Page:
True foodies follow trends across restaurants and blogs, always eager to try the next gastronomical marvel or savor an amuse-bouche somewhere glamorous. Humble Foodies love to try new things, but are more likely to do the experimenting in their own kitchens or with friends and family than to spend a ton of money at restaurants. While Kerry and I love to share foods with an unusual twist, like sweet tea made from hibiscus flowers or the CPT Panini, we most often find inspiration in simple ingredients that most everyone can find. My current food crushes are things that I can’t stop sauteeing, sprinkling, searing, toasting, and sipping. Here are the top five!
1. Leafy Greens
Recent events have convinced me that my love affair with leafy greens will never die. Usually spinach, kale, or chard is filling the crisper of my fridge, just waiting to be steamed, sauteed, or braised and thrown into any meal. When I ran out two days ago, I started to get real cranky. I had carrots, I had cauliflower, I even had the easy solution of microwavable steamed veggies–but nothing was good enough to replace nutrient-dense leafy greens. Kale is my especial favorite with bragging rights to anti-inflammatory and antioxidant properties, cholesterol-lowering ability, and cancer-preventive benefits. It also comes in many beautiful colors, and there’s nothing wrong with food looking pretty!
2. Chili Powder
My belief that chili powder can improve almost any dish has not yet been shaken. My current favorite is the regular chili powder from The Spice House. I add it to sweet potatoes, grilled asparagus, taco seasoning (okay, that one’s obvious), and have been known to try it on everything from plantains to pumpkin ice cream. Good quality spices should enhance without overpowering the natural flavors of whole foods, and chili powder can do just that.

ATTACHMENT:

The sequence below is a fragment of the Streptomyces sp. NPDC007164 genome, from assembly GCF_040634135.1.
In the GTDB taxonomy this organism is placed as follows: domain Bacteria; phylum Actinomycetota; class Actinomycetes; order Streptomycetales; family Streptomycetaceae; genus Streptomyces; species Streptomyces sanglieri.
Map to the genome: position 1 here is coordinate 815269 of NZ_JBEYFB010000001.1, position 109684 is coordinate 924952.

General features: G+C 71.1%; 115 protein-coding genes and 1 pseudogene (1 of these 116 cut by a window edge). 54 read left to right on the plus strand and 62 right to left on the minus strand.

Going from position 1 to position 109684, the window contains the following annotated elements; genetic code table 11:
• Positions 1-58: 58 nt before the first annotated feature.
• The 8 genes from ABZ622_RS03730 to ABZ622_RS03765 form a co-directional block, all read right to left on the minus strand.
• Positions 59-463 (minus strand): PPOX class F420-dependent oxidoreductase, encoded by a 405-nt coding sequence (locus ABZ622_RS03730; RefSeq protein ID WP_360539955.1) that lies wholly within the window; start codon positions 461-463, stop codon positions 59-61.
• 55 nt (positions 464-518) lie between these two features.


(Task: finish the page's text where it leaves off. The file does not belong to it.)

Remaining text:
3. Pan-Seared Steak
Alright, alright–it’s tough to argue that the oven is a better way to cook steak than the grill. While I love the look and taste of dark grill marks on a juicy steak, I don’t always have the time or desire to prepare food on the grill. An easy solution that works in rain or shine is to sear a steak in a pan and finish it in the oven. Here’s how I’ve been doing it for steaks of about 1-1.5 inches thick and about one pound.
- Remove the steak from the fridge 30-60 minutes before cooking. Let sit at room temperature and season with freshly cracked pepper, sea salt, and perhaps some oregano or thyme.
- Preheat the oven to 400 degrees Fahrenheit. Heat your fat of choice (ghee, coconut oil, olive oil, etc.) in a cast iron skillet over medium heat. Be patient and allow the pan to heat slowly and evenly.
- When the pan is heated, carefully add the steak and cook for two minutes. Flip and immediately move to the oven.
- Finish in the oven for 4-8 minutes or to a sufficient internal temperature following your preference.
- Remove steak from the oven and allow to rest for five minutes before eating.
4. Toasted Coconut
Confession: I have burned more coconut than I have toasted. Like, waaaay more. My choice seems to be between standing in front of the toaster, hopping from foot to foot, and checking the coconut flakes every minute, or setting it to what seems like a very reasonable time but returning to a sad tray of blackened chunks. Let’s just say that I’m still experimenting with the timing on this one, but when I choose the hopping and waiting method, the coconut flakes are divine! They have the perfect balance of crunch and moisture and make a great snack or topping for–ahem–a wee spoonful of Sunbutter, perhaps. If you’re into that kind of thing.
If you need a better coconut flake role model than I, please go admire the Pink Raised Donuts with Toasted Coconut at Joy the Baker. She is proof that it is, in fact, very possible for most people to toast coconut with ease and make donuts look quite glam in the process.
5. Pour-Over Coffee
I discovered pour-over coffee when I found my roommate’s ceramic brewer in one of our cabinets. Though this method of brewing coffee is more time-consuming than drip coffee, it produces a smooth, strong cup that is perfect for slowly waking Saturday mornings. My favorite accompaniment to this warm drink is a new book or magazine, and I like to savor both while curled up on the couch. The above cup has a hearty serving of coconut milk mixed in and still retains a fairly dark color. Pour-over coffee is delicious plain or mixed with heavy cream, coconut milk, or coconut oil and cinnamon.
What are your food crushes?
Is there a spice that goes into every meal, a brand of dark chocolate that makes you weak at the knees, or a recipe that you discovered and want to eat all the time? Share them with us in the comments!